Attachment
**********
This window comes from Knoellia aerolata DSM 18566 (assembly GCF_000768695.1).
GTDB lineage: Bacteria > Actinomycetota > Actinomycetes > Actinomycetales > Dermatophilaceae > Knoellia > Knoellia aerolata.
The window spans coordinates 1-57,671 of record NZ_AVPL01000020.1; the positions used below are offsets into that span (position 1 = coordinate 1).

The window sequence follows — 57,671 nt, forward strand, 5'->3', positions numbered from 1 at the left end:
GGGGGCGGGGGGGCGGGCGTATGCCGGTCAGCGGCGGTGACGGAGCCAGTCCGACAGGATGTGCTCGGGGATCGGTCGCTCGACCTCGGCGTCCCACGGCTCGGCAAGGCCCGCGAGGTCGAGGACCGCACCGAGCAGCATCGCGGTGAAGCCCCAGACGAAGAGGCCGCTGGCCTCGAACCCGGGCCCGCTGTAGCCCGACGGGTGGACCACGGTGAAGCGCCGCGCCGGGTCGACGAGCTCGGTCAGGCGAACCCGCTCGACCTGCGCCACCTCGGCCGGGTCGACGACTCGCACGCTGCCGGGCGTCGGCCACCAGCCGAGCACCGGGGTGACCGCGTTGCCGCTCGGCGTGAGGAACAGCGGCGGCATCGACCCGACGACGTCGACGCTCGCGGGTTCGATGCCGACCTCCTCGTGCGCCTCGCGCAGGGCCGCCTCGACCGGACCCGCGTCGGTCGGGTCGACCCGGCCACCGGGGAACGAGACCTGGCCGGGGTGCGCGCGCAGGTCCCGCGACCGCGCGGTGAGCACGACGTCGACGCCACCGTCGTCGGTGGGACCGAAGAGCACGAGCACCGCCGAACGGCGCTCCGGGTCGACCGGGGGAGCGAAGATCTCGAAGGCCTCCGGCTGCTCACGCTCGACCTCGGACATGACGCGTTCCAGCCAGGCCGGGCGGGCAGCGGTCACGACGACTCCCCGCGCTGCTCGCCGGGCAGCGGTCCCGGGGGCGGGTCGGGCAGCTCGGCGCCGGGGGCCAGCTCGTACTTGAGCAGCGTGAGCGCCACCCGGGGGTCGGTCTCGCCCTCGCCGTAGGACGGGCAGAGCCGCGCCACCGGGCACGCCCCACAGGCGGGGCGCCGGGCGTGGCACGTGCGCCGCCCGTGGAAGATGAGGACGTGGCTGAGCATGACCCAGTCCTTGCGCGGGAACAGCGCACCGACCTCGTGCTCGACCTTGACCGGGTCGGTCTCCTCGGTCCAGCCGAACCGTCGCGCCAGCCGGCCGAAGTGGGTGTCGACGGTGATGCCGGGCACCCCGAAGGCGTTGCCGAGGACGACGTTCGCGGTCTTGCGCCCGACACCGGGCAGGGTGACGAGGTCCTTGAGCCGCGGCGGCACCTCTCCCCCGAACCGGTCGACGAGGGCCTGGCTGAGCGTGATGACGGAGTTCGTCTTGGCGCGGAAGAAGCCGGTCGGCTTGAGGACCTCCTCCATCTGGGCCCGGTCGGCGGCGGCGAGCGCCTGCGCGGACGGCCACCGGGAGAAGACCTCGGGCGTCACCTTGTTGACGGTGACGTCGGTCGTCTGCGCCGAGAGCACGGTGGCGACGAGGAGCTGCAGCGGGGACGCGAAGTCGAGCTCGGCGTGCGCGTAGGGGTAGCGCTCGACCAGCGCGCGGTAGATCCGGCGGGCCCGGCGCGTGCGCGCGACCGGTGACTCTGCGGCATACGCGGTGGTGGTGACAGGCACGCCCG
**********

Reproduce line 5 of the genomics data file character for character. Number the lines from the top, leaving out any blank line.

GGGGGCGGGGGGGCGGGCGTATGCCGGTCAGCGGCGGTGACGGAGCCAGTCCGACAGGATGTGCTCGGGGATCGGTCGCTCGACCTCGGCGTCCCACGGCTCGGCAAGGCCCGCGAGGTCGAGGACCGCACCGAGCAGCATCGCGGTGAAGCCCCAGACGAAGAGGCCGCTGGCCTCGAACCCGGGCCCGCTGTAGCCCGACGGGTGGACCACGGTGAAGCGCCGCGCCGGGTCGACGAGCTCGGTCAGGCGAACCCGCTCGACCTGCGCCACCTCGGCCGGGTCGACGACTCGCACGCTGCCGGGCGTCGGCCACCAGCCGAGCACCGGGGTGACCGCGTTGCCGCTCGGCGTGAGGAACAGCGGCGGCATCGACCCGACGACGTCGACGCTCGCGGGTTCGATGCCGACCTCCTCGTGCGCCTCGCGCAGGGCCGCCTCGACCGGACCCGCGTCGGTCGGGTCGACCCGGCCACCGGGGAACGAGACCTGGCCGGGGTGCGCGCGCAGGTCCCGCGACCGCGCGGTGAGCACGACGTCGACGCCACCGTCGTCGGTGGGACCGAAGAGCACGAGCACCGCCGAACGGCGCTCCGGGTCGACCGGGGGAGCGAAGATCTCGAAGGCCTCCGGCTGCTCACGCTCGACCTCGGACATGACGCGTTCCAGCCAGGCCGGGCGGGCAGCGGTCACGACGACTCCCCGCGCTGCTCGCCGGGCAGCGGTCCCGGGGGCGGGTCGGGCAGCTCGGCGCCGGGGGCCAGCTCGTACTTGAGCAGCGTGAGCGCCACCCGGGGGTCGGTCTCGCCCTCGCCGTAGGACGGGCAGAGCCGCGCCACCGGGCACGCCCCACAGGCGGGGCGCCGGGCGTGGCACGTGCGCCGCCCGTGGAAGATGAGGACGTGGCTGAGCATGACCCAGTCCTTGCGCGGGAACAGCGCACCGACCTCGTGCTCGACCTTGACCGGGTCGGTCTCCTCGGTCCAGCCGAACCGTCGCGCCAGCCGGCCGAAGTGGGTGTCGACGGTGATGCCGGGCACCCCGAAGGCGTTGCCGAGGACGACGTTCGCGGTCTTGCGCCCGACACCGGGCAGGGTGACGAGGTCCTTGAGCCGCGGCGGCACCTCTCCCCCGAACCGGTCGACGAGGGCCTGGCTGAGCGTGATGACGGAGTTCGTCTTGGCGCGGAAGAAGCCGGTCGGCTTGAGGACCTCCTCCATCTGGGCCCGGTCGGCGGCGGCGAGCGCCTGCGCGGACGGCCACCGGGAGAAGACCTCGGGCGTCACCTTGTTGACGGTGACGTCGGTCGTCTGCGCCGAGAGCACGGTGGCGACGAGGAGCTGCAGCGGGGACGCGAAGTCGAGCTCGGCGTGCGCGTAGGGGTAGCGCTCGACCAGCGCGCGGTAGATCCGGCGGGCCCGGCGCGTGCGCGCGACCGGTGACTCTGCGGCATACGCGGTGGTGGTGACAGGCACGCCCG